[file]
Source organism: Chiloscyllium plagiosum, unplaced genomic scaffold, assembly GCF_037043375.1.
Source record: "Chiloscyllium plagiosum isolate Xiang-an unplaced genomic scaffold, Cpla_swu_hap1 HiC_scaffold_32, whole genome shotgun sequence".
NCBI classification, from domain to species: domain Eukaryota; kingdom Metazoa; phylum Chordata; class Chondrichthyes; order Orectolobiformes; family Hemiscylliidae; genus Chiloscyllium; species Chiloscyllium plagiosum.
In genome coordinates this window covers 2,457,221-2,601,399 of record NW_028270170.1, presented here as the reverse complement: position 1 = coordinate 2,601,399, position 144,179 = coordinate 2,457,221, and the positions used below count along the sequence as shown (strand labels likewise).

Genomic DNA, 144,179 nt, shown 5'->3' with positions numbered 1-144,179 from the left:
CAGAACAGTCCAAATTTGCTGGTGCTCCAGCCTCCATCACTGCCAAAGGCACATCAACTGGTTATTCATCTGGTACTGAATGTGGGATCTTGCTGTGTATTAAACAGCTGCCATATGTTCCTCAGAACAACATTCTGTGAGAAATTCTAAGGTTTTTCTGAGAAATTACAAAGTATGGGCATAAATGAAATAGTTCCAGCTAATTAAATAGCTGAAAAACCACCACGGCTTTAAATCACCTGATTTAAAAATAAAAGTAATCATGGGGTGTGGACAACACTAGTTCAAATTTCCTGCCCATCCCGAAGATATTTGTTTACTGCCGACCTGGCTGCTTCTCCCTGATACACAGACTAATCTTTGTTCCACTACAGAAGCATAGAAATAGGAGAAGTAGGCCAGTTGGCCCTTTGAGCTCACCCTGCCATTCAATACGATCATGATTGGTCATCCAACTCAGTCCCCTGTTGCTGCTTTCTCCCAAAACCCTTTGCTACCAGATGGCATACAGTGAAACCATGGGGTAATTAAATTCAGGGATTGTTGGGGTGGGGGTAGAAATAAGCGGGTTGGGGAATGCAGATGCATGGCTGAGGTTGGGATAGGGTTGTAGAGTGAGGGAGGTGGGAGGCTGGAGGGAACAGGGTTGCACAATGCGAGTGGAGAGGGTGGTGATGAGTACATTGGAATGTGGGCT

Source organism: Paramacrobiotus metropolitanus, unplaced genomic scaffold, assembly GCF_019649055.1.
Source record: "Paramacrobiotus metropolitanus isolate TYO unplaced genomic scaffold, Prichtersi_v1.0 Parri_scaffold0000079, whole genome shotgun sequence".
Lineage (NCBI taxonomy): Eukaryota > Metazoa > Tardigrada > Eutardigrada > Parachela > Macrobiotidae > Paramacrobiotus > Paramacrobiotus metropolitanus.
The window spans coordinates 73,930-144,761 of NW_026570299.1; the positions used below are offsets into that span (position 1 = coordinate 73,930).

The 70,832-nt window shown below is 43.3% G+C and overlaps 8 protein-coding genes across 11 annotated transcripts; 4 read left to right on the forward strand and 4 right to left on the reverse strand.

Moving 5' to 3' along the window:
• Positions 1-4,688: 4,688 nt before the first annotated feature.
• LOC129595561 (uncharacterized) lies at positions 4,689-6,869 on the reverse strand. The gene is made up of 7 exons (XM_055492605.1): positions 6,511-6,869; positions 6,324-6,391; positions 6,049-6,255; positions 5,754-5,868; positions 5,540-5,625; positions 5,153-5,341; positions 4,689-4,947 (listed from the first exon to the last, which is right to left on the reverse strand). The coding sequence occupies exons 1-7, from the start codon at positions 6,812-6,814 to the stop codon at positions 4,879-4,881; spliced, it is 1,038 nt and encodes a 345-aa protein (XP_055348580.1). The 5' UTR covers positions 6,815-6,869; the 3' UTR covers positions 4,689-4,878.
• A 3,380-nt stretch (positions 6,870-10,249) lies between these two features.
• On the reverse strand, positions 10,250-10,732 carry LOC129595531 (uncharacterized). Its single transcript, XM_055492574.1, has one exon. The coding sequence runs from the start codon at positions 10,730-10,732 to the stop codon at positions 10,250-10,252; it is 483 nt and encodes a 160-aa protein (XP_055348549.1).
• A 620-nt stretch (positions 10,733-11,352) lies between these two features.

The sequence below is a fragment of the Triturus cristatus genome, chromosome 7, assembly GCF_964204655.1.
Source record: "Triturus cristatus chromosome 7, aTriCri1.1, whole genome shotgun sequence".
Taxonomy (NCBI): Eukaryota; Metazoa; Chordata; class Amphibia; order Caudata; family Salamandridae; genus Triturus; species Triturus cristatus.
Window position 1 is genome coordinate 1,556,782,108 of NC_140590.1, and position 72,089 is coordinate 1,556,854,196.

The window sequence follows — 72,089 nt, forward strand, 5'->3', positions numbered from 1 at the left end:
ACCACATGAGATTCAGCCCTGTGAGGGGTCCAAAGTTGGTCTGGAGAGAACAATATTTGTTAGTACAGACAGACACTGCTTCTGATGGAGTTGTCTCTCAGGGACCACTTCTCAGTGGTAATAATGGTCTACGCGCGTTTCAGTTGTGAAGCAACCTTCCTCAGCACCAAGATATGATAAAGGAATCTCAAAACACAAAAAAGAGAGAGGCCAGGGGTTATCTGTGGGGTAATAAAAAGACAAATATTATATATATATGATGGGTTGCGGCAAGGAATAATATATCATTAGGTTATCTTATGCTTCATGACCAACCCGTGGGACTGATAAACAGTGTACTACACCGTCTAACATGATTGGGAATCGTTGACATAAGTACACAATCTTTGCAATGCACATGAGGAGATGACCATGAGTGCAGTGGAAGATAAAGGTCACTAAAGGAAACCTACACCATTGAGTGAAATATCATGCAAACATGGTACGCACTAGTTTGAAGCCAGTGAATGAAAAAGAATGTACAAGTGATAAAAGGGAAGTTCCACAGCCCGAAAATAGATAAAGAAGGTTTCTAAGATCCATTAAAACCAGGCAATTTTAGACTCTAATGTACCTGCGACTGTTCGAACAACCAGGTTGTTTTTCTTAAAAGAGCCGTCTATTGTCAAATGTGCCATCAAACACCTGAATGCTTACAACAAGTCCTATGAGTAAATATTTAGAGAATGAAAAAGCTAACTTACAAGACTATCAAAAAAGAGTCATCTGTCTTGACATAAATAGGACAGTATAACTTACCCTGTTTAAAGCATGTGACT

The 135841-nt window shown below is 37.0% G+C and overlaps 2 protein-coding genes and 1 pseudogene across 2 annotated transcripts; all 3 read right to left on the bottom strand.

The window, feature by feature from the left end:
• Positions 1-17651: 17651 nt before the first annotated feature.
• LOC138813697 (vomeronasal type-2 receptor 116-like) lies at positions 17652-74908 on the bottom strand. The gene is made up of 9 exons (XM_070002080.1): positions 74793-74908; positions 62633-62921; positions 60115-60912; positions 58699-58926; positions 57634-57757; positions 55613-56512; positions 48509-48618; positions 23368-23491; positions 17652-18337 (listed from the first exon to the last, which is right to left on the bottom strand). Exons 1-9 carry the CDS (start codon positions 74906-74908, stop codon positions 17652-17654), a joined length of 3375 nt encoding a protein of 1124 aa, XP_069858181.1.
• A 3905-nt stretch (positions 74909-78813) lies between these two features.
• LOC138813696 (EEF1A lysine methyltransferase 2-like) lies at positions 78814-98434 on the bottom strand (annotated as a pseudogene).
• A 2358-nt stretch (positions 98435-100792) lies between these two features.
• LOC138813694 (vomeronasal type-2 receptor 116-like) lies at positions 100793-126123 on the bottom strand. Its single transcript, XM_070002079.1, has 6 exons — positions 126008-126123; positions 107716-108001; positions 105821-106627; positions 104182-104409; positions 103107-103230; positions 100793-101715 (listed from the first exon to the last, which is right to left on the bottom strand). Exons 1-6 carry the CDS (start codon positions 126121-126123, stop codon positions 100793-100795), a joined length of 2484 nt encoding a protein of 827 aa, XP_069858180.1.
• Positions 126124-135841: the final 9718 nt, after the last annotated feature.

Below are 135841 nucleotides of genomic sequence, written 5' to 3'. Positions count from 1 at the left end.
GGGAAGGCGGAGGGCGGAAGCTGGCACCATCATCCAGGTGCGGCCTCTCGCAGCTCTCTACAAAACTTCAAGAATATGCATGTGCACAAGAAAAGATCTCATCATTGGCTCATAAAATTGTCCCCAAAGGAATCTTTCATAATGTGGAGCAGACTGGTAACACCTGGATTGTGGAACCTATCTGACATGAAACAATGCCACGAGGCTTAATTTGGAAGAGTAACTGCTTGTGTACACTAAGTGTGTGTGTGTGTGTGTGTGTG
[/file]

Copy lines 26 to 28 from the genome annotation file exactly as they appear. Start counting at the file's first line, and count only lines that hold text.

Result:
• Positions 1-17651: 17651 nt before the first annotated feature.
• LOC138813697 (vomeronasal type-2 receptor 116-like) lies at positions 17652-74908 on the bottom strand. The gene is made up of 9 exons (XM_070002080.1): positions 74793-74908; positions 62633-62921; positions 60115-60912; positions 58699-58926; positions 57634-57757; positions 55613-56512; positions 48509-48618; positions 23368-23491; positions 17652-18337 (listed from the first exon to the last, which is right to left on the bottom strand). Exons 1-9 carry the CDS (start codon positions 74906-74908, stop codon positions 17652-17654), a joined length of 3375 nt encoding a protein of 1124 aa, XP_069858181.1.
• A 3905-nt stretch (positions 74909-78813) lies between these two features.